SUDBURY -- A pilot project started at the end of January is already hugely popular.

The new program at the Alzheimer Society facility on Notre Dame Avenue in Sudbury offers four beds every weekend where people living with dementia are cared for and caregivers have a weekend to themselves.

"We saw that there was a need in our community for persons living with dementia and their caregivers to obtain a form of respite in the evening," said Jessica Bertuzzi, with the Alzheimer Society. "There is short-term respite in long-term care homes, but this one is dementia specific, and it’s for our clients who are familiar and comfortable with our staff, as well as our building and our location."  

Alzheimer Society caregiver respite program Beds

Families need the break

Denise Vallee has been caring for her 93-year-old father for just over a year now since he was diagnosed with dementia.

He has been attending day programs at the Alzheimer Society ever since his diagnosis, and when Vallee heard about this new overnight program, she says she decided to give it a try.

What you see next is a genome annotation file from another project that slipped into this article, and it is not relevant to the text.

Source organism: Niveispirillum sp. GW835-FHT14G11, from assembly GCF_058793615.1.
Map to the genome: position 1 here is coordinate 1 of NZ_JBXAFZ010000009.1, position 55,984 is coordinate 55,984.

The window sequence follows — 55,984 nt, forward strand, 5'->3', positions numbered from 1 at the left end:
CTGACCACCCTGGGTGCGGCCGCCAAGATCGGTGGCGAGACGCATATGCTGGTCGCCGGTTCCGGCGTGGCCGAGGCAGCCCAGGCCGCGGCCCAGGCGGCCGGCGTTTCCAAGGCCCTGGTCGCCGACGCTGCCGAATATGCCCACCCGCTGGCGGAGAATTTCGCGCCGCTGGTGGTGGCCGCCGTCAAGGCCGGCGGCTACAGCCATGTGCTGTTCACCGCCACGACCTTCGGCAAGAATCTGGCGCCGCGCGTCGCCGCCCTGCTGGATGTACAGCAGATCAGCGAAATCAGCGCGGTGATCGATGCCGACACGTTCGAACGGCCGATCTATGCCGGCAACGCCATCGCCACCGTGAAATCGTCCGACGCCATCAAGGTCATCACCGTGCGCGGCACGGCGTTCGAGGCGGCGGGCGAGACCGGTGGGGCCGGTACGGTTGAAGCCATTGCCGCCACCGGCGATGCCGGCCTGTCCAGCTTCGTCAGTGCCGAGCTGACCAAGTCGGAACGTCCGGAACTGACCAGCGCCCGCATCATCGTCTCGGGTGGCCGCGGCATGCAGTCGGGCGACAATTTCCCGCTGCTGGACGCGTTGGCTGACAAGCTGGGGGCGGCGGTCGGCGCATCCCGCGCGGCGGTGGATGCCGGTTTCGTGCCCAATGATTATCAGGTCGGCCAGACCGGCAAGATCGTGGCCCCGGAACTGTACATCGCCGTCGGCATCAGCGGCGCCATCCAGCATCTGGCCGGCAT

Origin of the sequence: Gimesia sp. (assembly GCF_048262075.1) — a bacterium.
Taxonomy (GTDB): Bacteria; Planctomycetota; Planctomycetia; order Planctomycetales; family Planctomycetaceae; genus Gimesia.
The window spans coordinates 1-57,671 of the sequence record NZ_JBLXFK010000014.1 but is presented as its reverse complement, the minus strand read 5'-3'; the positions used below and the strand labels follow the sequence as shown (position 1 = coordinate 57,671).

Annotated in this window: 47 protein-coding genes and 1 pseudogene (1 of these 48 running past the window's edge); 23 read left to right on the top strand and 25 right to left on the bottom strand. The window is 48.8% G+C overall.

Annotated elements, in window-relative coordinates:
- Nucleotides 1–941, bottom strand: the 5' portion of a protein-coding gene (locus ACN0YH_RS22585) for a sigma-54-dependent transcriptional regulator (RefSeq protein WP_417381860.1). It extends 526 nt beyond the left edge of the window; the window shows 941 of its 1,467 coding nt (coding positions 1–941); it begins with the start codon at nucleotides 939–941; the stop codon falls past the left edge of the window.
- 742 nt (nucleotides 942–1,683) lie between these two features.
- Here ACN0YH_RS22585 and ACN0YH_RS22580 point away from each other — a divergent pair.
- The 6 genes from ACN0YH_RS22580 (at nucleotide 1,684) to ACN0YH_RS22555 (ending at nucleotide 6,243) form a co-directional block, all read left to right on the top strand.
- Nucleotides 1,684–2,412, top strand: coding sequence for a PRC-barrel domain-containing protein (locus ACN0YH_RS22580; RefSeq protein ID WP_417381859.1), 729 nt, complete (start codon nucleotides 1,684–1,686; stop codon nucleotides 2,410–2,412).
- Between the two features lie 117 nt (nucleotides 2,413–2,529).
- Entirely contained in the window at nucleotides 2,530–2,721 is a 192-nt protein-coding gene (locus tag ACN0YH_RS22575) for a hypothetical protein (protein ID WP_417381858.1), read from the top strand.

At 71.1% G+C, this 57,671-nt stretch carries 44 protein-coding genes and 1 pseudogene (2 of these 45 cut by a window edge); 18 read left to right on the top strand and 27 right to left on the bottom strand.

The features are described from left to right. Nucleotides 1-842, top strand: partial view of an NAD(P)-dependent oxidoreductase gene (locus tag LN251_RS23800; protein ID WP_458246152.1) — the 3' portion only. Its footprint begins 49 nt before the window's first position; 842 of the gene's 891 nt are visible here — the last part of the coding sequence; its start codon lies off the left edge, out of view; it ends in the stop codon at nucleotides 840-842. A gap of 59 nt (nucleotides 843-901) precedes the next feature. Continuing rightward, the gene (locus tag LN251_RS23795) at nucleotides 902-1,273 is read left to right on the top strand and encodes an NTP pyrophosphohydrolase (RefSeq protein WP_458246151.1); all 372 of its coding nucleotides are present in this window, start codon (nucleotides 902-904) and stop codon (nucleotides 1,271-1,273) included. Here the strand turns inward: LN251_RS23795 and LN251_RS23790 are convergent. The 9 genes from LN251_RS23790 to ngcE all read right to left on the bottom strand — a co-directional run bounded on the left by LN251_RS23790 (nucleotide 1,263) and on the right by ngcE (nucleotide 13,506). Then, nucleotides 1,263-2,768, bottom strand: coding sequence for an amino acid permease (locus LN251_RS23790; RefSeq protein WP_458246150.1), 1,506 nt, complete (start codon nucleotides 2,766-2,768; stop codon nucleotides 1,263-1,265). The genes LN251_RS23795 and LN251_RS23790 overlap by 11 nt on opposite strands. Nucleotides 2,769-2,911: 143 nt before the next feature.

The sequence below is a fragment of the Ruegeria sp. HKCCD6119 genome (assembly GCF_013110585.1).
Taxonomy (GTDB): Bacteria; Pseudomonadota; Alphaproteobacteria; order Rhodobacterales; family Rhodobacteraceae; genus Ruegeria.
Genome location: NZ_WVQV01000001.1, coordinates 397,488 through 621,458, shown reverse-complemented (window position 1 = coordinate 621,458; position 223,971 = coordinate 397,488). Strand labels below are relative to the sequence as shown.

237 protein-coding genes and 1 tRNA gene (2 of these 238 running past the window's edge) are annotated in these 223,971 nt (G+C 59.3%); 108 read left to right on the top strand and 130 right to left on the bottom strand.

"It’s almost like a little bit of a weight is lifted, that you can do the things you want to do and it kind of recharges your battery when he does come home to start again," said Vallee.

Officials say caring for a person living with dementia is a 24-hour responsibility, 7 days a week, which is why staff say this program is a way to give back to caregivers.

"We focus on the person living with dementia, but we really need to focus, as well or just as much, on their care partners. It’s important for us that we take care of the care partners, and enabling them to get the rest and relaxation that they need to recharge their batteries," said Bertuzzi. 

Vallee says caring for her father doesn’t just affect her life, but others as well.

"He does live with my family, my husband and two daughters... everybody feels that and everybody is pitching in to do what they can. So, it is somewhat of a... I don’t want to use the word relief, but it is like that, in a sense that you can plan a weekend to go away or go or with girlfriends or dinner dates,” said Vallee.

The Alzheimer Society received money from the province for this program and it will run until the end of March, but Bertuzzi is hoping to obtain additional funding to keep it going.